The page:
Modeling And Identification Of A Micro Co-Axial Helicopter Based On Position And Body Angles Measurements

Author: Ory Schnitzer
Supervisor: Profs. Moshe Idan & Tal Shima

Experimental project

The Cooperative Autonomous Systems Laboratory (CASY) was recently established at the Technion. The laboratory is designed to operate as a flexible test bed for demonstrating and validating results related to cooperating multi-UAV. A motion capture system estimates the position and orientation (6DOF) of each vehicle at a rate of 100HZ. These estimates are processed on a PC, which calculates control commands based on this feedback.

The computed commands are then converted to an analog signal which
is transmitted through modified hobby radio transmitters. The primary aerial vehicle currently in use is the CX-3 co-axial micro electrical helicopter, manufactured by e-flight. Simple control algorithms, which were tuned heuristically are able to stabilize the helicopter in a hover and also allow slow position transitions, even though no velocity or acceleration estimates are available. An accurate dynamic model of the helicopter could enable better controller design and model based state estimation. This report summarizes
initial modeling, flight data recording and identification attempts.

A detailed parametric dynamic model is derived from first principles, including specific modeling of all major components of the vehicle. Even after linearizing the model about hovering conditions it remains highly coupled. Furthermore, it is seen that the stabilizing bar (different in many ways than the stabilizing bar of standard helicopters)
actuating the upper rotor acts as mechanical feedback which is likely to affect the observability of the coupled upper & lower rotor, stabilizing bar and fuselage dynamics.

Reviewing the available publications on identification attempts of aerial vehicles (large and small) quickly reviled that attempting to identify an aerial vehicle based on position and body angles measurements is unusual, and explicitly does not pertain to the minimal standards required for accurate identification stated by leading researchers. For these reasons, the parameters of the proposed dynamic model were not attempted to be identified. Instead,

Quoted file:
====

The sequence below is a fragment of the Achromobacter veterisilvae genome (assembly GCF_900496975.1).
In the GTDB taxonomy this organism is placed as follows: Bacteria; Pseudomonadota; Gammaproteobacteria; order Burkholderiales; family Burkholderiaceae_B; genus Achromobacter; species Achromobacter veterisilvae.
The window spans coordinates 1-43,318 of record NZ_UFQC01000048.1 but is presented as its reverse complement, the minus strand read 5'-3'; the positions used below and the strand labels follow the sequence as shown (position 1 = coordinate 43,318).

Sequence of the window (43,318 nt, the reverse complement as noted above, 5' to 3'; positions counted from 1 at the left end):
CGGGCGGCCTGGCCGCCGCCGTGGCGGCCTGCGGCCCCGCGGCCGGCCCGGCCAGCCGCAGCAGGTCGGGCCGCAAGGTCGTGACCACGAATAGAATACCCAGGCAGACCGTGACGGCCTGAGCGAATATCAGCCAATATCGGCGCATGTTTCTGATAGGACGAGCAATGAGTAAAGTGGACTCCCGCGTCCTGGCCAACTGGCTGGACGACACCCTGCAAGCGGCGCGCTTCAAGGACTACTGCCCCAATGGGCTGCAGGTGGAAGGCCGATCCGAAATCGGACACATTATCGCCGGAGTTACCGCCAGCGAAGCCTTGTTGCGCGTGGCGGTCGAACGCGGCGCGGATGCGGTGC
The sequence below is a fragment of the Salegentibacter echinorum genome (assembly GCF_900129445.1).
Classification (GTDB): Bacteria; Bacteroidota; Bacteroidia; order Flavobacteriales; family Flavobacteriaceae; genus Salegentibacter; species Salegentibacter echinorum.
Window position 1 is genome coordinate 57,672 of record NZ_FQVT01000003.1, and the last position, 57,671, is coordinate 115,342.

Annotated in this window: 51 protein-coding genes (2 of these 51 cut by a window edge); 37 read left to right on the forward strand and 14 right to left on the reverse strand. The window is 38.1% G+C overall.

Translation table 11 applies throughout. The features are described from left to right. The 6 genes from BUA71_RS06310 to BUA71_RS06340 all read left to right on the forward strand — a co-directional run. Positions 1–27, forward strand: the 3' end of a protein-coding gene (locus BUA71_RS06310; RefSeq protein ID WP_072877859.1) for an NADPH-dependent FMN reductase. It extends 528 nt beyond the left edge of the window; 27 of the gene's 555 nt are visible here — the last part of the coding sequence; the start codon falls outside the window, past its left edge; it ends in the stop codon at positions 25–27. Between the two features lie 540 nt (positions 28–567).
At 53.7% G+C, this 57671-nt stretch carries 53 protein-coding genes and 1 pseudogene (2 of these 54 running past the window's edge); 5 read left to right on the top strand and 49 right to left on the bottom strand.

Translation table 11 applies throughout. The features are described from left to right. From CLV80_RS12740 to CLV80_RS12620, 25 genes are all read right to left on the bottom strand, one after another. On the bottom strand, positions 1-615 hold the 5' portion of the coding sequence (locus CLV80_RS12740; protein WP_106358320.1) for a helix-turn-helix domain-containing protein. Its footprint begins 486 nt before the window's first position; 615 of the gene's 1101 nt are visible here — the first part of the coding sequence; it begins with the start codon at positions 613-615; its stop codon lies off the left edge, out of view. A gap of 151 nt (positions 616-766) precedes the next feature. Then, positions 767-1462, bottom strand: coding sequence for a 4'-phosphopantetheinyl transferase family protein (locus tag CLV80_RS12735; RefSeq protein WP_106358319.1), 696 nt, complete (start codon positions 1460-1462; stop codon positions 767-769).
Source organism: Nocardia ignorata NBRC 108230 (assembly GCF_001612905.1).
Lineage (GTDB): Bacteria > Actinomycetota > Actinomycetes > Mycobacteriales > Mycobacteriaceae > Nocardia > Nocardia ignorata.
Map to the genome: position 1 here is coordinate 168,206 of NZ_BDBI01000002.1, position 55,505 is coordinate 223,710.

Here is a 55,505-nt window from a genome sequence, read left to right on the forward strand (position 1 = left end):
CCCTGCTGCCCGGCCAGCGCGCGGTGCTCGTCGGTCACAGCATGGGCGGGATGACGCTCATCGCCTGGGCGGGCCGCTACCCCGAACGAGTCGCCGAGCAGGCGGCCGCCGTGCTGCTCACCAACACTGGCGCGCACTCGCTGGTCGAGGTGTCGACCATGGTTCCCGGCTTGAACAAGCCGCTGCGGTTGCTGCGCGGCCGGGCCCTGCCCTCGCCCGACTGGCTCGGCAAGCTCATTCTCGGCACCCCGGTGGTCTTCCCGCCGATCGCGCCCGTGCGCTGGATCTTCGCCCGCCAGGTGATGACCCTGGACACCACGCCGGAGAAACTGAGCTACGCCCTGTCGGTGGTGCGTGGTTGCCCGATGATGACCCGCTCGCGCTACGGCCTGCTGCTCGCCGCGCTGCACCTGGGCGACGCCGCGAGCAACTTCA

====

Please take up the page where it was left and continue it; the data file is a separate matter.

identification of the low order dynamics was set as an initial goal.

Five experimental flights were designed
and performed. The different experiments differ in length and the choice of excitation inputs, amount of feedback and frequency range of the excitation. SISO frequency responses and the coherence functions were calculated. In order to identify a MIMO state space model, the MIMO frequency response should be calculated.

Although calculating the MIMO response after calculating the SISO responses is simple, this was not yet done (appropriately) but the relevant theory of MIMO frequency responses calculation
and important practical considerations are reviewed from the literature. In this project, only low order SISO transfer function (process models) were identified. Both frequency domain and time domain methods were tried. The attempts in the frequency domain were not successful. Time domain identification results show good prediction. A simple controller is presented based on an identified transfer function. Conclusions and propositions for future work are offered as well.